- Dan Rafael, Boxing
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When HBO and Showtime struck a deal to work together on last week’s Floyd Mayweather-Manny Pacquiao superfight, it wasn’t easy. Both networks have their way of doing things and they had to sort through myriad details to produce the telecast.
In the end, they got through it and gave viewers a quality product even though the fight itself was forgettable.
I have watched a large chunk of the pay-per-view since returning home from Las Vegas from the fight and it was a job well done.
I particularly enjoyed seeing HBO blow-by-blow announcer Jim Lampley work with Showtime analyst Al Bernstein. They are two of the best in the business -- both Hall of Famers -- and both utter professionals. They had chemistry from the get-go and worked superbly together, especially considering it was the first time they had done so. It was also clear that they like each other, and it’s hard not to like either guy. Roy Jones Jr. (HBO) was on his game as an expert analyst as well.
Having Harold Lederman (HBO) and Steve Farhood (Showtime) both score the fight was also worthwhile as it gave two points of view. They were on the same page with the scoring also, leading viewers to believe there would not be any crazy decision and, sure enough, they were in sync with the official judges.
Interviewers Max Kellerman (HBO, Pacquiao camp) and Jim Gray (Showtime, Mayweather camp) also did a good job in their roles. Kellerman was particularly strong in his postfight interview with Pacquiao, although he did not get him to reveal his shoulder injury. That didn’t come out until Pacquiao's promoter, Top Rank’s Bob Arum, brought it up to media members just before the postfight news conference began an hour or so after the bout.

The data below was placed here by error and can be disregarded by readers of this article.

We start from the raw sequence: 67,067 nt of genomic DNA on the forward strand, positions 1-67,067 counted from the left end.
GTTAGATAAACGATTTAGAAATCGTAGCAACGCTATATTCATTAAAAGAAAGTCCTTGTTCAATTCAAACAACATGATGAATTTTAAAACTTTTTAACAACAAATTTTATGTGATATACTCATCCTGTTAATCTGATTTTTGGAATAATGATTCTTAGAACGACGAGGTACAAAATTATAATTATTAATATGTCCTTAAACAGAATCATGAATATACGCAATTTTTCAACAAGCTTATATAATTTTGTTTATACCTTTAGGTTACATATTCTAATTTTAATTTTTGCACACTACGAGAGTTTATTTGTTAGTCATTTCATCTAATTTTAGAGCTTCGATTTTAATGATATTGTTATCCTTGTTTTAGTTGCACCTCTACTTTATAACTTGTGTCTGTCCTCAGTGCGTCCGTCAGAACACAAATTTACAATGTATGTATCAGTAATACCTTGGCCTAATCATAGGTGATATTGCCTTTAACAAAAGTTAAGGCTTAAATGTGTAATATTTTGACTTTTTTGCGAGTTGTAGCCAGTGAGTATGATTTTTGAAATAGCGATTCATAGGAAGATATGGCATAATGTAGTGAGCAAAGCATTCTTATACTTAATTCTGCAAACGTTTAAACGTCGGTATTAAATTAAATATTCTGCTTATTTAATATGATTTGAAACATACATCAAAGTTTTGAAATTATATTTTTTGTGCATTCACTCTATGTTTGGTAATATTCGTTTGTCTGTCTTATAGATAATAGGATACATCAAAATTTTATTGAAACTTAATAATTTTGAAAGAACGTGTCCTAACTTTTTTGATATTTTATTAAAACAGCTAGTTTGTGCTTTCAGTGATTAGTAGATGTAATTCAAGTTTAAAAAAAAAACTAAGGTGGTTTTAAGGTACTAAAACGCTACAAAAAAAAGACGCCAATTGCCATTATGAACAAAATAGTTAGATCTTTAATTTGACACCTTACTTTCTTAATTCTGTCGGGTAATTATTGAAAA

Telecast host James Brown of CBS (Showtime’s parent company) gave the pay-per-view the big-fight feel that was needed, even if he was a bit over the top in some of his descriptions. Brown was flanked by Lennox Lewis (HBO) and Paulie Malignaggi (Showtime), who gave the fighter’s point of view on this big event.
Unfortunately, Lewis and Malignaggi were not added to the team until late in the game as HBO and Showtime executives battled tooth and nail about the host position, with HBO not wanting Malignaggi, who had been heavily critical of Pacquiao, on the team, and Showtime not wanting an HBO representative at the host position. In the end it worked out and the viewers were well served.
Having Jimmy Lennon (Showtime) and Michael Buffer (HBO) jointly handle the ring introductions and decision was a bit silly (as it was for the 2002 Lewis-Mike Tyson fight) but it worked. Hey, this whole thing was a circus -- why not have two ringmasters?
Lennon altered his “It’s Showtime!” catch phrase, instead offering up “It’s go time!” Buffer, of course, let loose with his “Let’s get ready to rumble!”
There were plenty of shots of the massive number of ringside celebs, which there was plenty of time for, considering how horrible the undercard was. Fans deserved better for the $100 price of the pay-per-view.
Both networks -- who had to sync their clocks exactly to air the live countdown show simultaneously on Saturday night before the PPV began -- will also simultaneously air replays of the fight on Saturday night at 9 p.m. ET.
Part of the network agreement prohibits either network from altering in any way the live call of the bout. The network agreement also requires both networks to start the replay no earlier than 9 p.m. ET on Saturday, and the networks’ first run of the replay has to be on the premium cable outlet, meaning Showtime can’t initially air the replay on, for example, CBS or CBS Sports Network, and HBO can’t initially air the replay on one of its sister networks, such as TNT or truTV.
Showtime and HBO gave viewers a quality product even though the fight between Floyd Mayweather and Manny Pacquiao itself was forgettable.